June 2, 2015
This document contains specific recommendations for use by the liver Regional Review Boards (RRBs) to evaluate exceptional case requests for candidates with neuroendocrine tumors, polycystic liver disease, primary sclerosing cholangitis and portopulmonary hypertension. These guidelines are intended to promote consistent review of these diagnoses throughout the country, and summarize the Committee’s recommendations to the OPTN/UNOS Board of Directors.
This resource is not OPTN Policy, so it does not carry the monitoring or enforcement implications of policy. It is not an official guideline for clinical practice, nor is it intended to be clinically prescriptive or to define a standard of care. This is a resource intended to provide guidance to transplant programs and RRBs, and is for voluntary use by members.
The MELD and PELD scores used since 2002 to prioritize offers for liver transplant candidates are an estimate of a candidate’s risk of 3-month waiting list mortality. These scores allow candidates to be ranked based on their relative urgency for a liver transplant. However, in some cases the calculated MELD and PELD score may not reflect those patients’ need for a liver transplant, due to the etiology of their liver disease. This is addressed in OPTN/UNOS Policy 9.3: Score and Status Exceptions, which states that “If a candidate’s transplant program believes that a candidate’s MELD or PELD score does not appropriately reflect the candidate’s medical urgency, the transplant physician may apply to the Regional Review Board (RRB) for a MELD or PELD score exception.”
Following a national consensus conference in 20061, guidelines for several specific diagnoses (Hepatopulmonary Syndrome (HPS), Cholangiocarcinoma (CCA), Cystic Fibrosis (CF), Familial Amyloid Polyneuropathy (FAP), Primary Hyperoxaluria (PH), and Portopulmonary Syndrome (PPS)) were developed and distributed to the RRBs, and were ultimately incorporated into OPTN/UNOS Policy in November 2009. These are described in Policy 9.3.D Specific MELD/PELD Exceptions.
Since 2009, the Liver and Intestinal Organ Transplantation Committee has continued to review the exception requests submitted to the RRBs, with a plan to supplement the MESSAGE exception guidelines. The Committee reviewed all of the non-HCC initial MELD exception requests submitted between May 1, 2012 and April 30, 2013. Thirty percent fell into categories that are covered by current policy (e.g., cholangiocarcinoma, portopulmonary hypertension, etc.). Hyponatremia, hydrothorax, and ascites should all be addressed by the proposal to add serum sodium to the MELD score, passed by the Board in 2014 and slated for implementation. Three diagnoses accounted for a large proportion of remaining exceptions: neuroendocrine tumors (NET), polycystic liver disease (PLD), and primary sclerosing cholangitis (PSC). These data, updated for 2014, are provided in Table 1 and Figure 1.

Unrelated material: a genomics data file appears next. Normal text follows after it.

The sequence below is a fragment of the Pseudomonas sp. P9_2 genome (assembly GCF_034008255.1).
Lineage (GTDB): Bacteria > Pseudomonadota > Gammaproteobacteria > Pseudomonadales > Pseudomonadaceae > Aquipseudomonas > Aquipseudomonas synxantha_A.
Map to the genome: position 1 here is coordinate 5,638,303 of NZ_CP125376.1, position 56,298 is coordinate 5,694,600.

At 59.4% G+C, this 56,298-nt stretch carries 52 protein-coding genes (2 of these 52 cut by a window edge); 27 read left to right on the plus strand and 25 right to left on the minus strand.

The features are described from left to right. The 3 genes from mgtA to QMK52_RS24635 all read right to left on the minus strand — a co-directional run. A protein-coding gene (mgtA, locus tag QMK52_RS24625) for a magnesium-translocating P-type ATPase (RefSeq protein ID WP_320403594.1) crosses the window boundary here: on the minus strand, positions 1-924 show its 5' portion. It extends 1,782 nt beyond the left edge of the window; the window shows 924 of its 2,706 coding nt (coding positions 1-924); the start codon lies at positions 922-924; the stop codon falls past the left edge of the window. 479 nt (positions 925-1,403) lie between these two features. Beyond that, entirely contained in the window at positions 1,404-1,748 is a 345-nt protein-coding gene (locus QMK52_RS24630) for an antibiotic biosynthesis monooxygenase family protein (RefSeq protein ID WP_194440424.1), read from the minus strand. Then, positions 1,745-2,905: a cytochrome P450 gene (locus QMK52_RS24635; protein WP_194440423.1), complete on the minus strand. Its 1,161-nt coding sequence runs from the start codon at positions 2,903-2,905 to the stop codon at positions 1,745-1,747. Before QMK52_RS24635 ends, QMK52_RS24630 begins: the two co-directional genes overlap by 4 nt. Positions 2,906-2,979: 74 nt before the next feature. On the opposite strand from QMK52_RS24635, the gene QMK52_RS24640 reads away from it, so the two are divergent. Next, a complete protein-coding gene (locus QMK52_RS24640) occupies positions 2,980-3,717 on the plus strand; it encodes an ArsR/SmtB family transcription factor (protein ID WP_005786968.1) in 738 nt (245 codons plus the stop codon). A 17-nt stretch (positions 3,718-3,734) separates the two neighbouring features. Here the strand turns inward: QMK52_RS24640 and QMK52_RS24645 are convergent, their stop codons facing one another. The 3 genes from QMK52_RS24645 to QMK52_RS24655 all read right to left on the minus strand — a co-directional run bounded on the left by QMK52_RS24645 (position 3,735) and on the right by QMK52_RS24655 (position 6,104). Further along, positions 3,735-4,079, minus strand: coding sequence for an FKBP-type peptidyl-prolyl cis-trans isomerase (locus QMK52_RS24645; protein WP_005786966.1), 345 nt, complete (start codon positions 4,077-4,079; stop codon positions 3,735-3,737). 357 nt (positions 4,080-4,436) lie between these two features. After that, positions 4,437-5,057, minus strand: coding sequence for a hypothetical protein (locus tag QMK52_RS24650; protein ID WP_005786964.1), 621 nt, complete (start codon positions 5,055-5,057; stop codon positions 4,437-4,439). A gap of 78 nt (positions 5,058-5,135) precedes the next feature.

This document also includes additional recommendations for portopulomonary hypertension. Committee members reviewed the medical literature for these diagnoses when drafting guidelines for these diagnoses.
1Freeman RB Jr, Gish RG, Harper A, Davis GL, Vierling J, Lieblein L, Klintmalm G, Blazek J, Hunter R, Punch J. Model for end-stage liver disease (MELD) exception guidelines: Results and recommendations from the MELD exception study group and conference (MESSAGE) for the approval of patients who need liver transplantation with diseases not considered by the standard MELD formula. Liver Transpl. 2006 Dec;12 Suppl 3:S128-36
|Diagnosis||Initial||Appeal||Extension||Total||Percent of Total|
|HCC (not meeting criteria)||1,482||31||1895||3408||26.0%|
|HCC Meeting Criteria (Stage T2)*||1,735||0||2,731||4,466||34.1%|
|Hepatic Artery Thrombosis (HAT)||59||4||11||74||0.6%|
* Cases do not go to the RRB
Figure 1. Breakdown of “Other Specify” Diagnoses (n=4,276)
A review of the literature supports that candidates with NET are expected to have a low risk of waiting list drop-out. Initial recommendations included age less than 60. Older patients with a lot of disease burden may be referred to transplant as a last resort, leading to poor outcomes, while data presented at the AASLD show that very young patients with NET and early stage disease do well. Committee members believed that these initial guidelines could include strict criteria that could be expanded based upon the experience of the RRBs.
Transplant programs should also be aware of these criteria when submitting exceptions for NET. RRBs should consider the following criteria when reviewing exception applications for candidates with NET.